Thursday, January 2, 2014

When it comes to modern servers, their best ability is their availability!

This year's holiday season has seen even more outages than normal - with a lot of red faces thrown in for good measure - if we demand our sporting stars to show up and perform, should't we expect the same from business leaders?

I was reminded again over these past few weeks of just how important a role NonStop plays and of how big a contribution NonStop makes to ensuring all we do on a daily basis runs smoothly. Move too far from NonStop in your infrastructure and wear the wrath of your customers and clients.

In commentary last night about a footballer prone to injury, the television analyst suggested that for this player, “your best ability is your avail-ability”! All with whom I work within the NonStop community couldn’t agree more, and yet the headlines decrying the outages as well as the compromises of key systems this month have been prominent.

In my private client newsletter circulated a week or so ago, I referenced the impact that the skimming of card information from 40 Million American Target customers had on their customers. At a time when these customers were shopping for holiday season gifts, one bank’s response was to limit the amount of cash that could be withdrawn as well as the total value of transactions per day allowed - a circumstance now relaxed, according to the bank.

The situation wasn’t much better for millions of Myer’s Australian customers as well, as the news that the Myer website crashes on Boxing Day sales – one of the busiest shopping days of the year. This bad news was followed by something much worse as it was then reported how the Myer website down 'until further notice'

According to the reporter, Ben Butler, “It means Myer will see no benefit for those days from booming domestic online sales, which were tipped to hit $344 million across the retail sector on Boxing Day alone. ‘We're continuing to experience significant issues with our website, and as a result we will not be activating the site for customers until we are confident the issues have been resolved,’ Myer said in a statement on its Facebook page.”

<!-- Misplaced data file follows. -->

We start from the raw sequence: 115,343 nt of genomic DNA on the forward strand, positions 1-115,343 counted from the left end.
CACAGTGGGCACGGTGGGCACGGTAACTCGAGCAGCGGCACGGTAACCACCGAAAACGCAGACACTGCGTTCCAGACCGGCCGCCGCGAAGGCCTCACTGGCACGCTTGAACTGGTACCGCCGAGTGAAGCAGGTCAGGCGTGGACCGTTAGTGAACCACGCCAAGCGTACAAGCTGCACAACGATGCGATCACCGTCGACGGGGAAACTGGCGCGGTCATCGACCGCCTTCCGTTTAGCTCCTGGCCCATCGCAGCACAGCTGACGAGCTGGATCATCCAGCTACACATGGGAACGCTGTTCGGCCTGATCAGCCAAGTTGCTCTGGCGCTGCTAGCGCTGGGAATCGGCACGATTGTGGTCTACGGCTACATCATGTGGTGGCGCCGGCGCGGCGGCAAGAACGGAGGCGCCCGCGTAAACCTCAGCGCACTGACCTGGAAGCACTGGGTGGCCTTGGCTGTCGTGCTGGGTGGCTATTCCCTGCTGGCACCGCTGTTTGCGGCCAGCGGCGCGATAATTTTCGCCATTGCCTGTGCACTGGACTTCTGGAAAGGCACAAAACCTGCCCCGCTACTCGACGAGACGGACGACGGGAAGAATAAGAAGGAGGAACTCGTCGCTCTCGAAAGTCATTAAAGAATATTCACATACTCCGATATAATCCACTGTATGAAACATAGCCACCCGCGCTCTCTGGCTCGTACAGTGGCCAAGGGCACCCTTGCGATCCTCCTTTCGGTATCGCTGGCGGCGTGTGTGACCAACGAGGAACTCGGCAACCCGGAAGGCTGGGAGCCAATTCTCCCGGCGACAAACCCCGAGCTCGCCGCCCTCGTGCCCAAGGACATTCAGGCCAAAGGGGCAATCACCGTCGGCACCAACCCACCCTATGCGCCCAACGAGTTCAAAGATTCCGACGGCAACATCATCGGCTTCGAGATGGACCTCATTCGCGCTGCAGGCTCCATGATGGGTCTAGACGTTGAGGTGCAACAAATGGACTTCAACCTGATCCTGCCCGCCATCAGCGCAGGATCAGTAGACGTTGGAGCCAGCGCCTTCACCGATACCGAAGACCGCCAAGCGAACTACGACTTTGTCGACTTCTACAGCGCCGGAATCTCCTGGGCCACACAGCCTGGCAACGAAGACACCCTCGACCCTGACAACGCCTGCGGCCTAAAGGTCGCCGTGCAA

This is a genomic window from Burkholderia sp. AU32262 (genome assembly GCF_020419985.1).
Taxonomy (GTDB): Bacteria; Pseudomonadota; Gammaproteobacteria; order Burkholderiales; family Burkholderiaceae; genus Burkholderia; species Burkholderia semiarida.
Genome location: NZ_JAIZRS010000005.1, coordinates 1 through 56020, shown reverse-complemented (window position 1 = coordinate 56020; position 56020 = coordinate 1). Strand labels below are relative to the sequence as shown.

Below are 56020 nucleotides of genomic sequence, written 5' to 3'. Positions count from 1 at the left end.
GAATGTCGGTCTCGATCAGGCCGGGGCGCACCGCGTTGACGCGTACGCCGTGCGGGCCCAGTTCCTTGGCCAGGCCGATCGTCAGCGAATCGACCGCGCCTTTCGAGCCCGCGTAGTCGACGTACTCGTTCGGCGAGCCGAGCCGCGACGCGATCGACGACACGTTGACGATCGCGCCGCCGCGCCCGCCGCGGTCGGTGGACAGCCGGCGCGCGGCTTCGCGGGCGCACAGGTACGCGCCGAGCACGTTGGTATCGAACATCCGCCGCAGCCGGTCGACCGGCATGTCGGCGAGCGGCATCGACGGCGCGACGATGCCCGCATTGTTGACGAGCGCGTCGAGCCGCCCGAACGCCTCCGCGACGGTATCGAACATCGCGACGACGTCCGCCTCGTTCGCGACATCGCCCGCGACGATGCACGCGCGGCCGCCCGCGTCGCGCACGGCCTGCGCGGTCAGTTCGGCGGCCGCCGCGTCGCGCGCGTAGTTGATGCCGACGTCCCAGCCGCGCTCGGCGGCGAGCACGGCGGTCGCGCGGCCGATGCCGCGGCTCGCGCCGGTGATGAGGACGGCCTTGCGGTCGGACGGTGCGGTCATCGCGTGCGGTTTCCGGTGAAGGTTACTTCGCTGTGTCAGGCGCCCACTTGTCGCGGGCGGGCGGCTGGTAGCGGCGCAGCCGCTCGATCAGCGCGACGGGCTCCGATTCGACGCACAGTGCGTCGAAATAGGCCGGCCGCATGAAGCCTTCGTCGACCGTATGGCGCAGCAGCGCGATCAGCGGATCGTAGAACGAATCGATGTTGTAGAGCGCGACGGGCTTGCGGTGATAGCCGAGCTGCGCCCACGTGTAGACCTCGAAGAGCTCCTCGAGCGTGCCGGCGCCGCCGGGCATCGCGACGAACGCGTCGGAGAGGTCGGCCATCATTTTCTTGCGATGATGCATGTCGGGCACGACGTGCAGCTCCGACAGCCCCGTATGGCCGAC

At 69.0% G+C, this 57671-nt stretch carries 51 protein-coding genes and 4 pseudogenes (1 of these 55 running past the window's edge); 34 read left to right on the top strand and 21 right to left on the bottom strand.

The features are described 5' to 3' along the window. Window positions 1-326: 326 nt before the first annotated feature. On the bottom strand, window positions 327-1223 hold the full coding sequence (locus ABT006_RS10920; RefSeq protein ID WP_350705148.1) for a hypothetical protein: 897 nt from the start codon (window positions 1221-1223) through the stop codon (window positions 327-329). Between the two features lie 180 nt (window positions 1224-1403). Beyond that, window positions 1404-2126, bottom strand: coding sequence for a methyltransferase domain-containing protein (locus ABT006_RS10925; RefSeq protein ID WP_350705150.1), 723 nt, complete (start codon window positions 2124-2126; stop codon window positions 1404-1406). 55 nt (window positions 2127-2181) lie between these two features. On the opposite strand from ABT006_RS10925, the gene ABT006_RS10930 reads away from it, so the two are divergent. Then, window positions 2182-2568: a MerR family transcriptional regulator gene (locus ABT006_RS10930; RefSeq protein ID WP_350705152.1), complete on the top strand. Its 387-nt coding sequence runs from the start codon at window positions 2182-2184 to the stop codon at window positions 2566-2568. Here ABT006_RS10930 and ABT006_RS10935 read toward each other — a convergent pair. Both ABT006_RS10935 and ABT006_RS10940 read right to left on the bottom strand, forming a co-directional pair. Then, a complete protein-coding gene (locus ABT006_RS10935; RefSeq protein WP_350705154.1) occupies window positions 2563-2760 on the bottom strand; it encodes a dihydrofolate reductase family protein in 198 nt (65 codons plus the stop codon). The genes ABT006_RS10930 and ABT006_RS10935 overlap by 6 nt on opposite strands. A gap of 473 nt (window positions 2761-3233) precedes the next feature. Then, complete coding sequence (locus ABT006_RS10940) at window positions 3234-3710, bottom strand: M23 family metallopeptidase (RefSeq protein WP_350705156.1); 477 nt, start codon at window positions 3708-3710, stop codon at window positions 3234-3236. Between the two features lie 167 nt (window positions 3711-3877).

Throw into this mix all the issues to do with scale – and in particular, scale out – that both, UPS and FedEx, experienced as retailers everywhere guaranteed their online shoppers overnight or two days delivery and these shippers were unable to process the flood of orders these services created. These shipping companies did experience difficulties rotating aircraft as winter storms affected the Dallas / Fort Worth airport, but that was only a small part of the problem – the capacity exceeded all of their systems capabilities.


“It’s a reminder that massive undertakings with lots of uncontrollable variables and tight deadlines have multiple points of failure and we shouldn’t be shocked when they fail,” said reporter, James Joyner, in his report
UPS and FedEx Ruin Christmas for Late Shoppers published in the publication, Outside the Beltway. As anyone within the NonStop community can attest, systems aren’t becoming simple – they are in fact becoming more complex, and meeting demands, scaling out and remaining available are every bit as important attributes of today’s systems as at any time in the past.